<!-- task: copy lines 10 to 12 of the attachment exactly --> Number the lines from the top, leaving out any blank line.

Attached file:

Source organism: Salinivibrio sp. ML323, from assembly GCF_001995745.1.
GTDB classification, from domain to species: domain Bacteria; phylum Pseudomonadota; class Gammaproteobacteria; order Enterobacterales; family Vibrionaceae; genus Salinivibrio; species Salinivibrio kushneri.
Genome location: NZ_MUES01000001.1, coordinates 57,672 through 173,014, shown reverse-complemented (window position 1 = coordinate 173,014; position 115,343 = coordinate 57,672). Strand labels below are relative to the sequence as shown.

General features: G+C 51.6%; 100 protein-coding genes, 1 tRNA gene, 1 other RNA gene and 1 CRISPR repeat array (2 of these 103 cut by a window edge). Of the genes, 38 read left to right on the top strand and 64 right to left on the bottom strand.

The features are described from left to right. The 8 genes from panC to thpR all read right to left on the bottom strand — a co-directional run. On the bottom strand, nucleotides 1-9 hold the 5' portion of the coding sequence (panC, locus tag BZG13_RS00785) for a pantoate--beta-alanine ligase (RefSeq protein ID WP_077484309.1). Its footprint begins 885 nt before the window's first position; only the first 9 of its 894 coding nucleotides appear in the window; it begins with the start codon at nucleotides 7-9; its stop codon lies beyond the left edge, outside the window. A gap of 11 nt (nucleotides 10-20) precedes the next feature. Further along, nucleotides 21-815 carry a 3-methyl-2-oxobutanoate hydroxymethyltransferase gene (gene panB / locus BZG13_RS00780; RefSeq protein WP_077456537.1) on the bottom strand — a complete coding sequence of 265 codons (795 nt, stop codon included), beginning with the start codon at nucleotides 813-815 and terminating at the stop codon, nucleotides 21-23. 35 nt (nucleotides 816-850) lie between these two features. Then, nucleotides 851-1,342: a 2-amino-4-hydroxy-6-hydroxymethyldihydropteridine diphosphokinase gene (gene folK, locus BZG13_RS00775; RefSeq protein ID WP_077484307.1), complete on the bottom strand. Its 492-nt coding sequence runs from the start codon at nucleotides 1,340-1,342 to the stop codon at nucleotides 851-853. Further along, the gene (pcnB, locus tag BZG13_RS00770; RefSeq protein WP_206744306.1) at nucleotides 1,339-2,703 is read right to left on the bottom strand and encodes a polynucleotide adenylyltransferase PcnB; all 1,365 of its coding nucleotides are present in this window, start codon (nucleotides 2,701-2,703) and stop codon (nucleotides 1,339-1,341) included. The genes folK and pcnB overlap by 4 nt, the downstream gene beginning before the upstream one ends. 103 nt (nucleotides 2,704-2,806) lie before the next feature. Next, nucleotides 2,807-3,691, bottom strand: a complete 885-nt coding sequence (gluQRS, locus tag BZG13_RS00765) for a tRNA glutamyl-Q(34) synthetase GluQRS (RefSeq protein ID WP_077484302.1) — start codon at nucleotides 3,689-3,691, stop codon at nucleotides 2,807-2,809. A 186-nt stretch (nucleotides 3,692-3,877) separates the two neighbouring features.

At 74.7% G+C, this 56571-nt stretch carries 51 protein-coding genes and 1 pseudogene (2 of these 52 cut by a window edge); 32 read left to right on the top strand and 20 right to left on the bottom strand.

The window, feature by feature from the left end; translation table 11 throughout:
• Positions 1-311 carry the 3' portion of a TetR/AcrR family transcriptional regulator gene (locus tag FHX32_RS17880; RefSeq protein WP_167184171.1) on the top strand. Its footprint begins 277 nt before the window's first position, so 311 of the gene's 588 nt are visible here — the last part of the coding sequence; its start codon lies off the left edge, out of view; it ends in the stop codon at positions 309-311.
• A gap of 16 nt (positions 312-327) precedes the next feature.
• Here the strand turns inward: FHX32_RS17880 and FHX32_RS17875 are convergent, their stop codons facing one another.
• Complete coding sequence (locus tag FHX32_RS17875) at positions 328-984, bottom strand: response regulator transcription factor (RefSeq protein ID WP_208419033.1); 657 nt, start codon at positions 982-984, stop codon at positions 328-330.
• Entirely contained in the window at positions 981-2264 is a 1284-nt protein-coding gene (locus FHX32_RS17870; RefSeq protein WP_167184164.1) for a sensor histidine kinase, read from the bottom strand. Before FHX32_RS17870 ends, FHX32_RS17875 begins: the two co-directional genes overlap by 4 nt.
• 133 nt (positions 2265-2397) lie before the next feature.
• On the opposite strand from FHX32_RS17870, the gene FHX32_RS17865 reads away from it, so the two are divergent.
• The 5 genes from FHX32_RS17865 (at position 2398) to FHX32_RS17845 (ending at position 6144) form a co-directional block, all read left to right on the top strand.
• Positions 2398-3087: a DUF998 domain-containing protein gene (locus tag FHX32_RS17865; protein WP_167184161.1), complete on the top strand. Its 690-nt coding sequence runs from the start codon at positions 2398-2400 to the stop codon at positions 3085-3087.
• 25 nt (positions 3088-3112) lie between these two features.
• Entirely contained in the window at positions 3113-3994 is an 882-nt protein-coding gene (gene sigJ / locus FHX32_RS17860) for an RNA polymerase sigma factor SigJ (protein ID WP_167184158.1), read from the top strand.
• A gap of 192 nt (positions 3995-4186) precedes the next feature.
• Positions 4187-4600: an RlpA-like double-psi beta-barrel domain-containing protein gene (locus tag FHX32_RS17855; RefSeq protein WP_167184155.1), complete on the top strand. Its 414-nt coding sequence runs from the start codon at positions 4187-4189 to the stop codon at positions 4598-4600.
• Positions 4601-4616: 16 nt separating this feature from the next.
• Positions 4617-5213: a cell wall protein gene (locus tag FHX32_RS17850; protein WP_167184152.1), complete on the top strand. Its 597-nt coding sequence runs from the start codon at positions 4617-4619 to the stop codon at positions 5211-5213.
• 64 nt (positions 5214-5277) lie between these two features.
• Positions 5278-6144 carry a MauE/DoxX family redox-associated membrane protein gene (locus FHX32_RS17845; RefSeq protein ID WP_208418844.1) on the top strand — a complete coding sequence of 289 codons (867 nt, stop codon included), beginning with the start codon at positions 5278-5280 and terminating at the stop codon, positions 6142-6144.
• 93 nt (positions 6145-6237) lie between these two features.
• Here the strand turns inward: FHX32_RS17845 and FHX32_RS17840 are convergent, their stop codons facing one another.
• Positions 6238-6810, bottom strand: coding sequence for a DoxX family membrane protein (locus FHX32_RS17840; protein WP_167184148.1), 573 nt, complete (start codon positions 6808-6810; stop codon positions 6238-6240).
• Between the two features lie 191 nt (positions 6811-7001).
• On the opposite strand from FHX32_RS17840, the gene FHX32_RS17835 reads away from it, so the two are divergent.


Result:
• Here the strand turns inward: FHX32_RS17880 and FHX32_RS17875 are convergent, their stop codons facing one another.
• Complete coding sequence (locus tag FHX32_RS17875) at positions 328-984, bottom strand: response regulator transcription factor (RefSeq protein ID WP_208419033.1); 657 nt, start codon at positions 982-984, stop codon at positions 328-330.
• Entirely contained in the window at positions 981-2264 is a 1284-nt protein-coding gene (locus FHX32_RS17870; RefSeq protein WP_167184164.1) for a sensor histidine kinase, read from the bottom strand. Before FHX32_RS17870 ends, FHX32_RS17875 begins: the two co-directional genes overlap by 4 nt.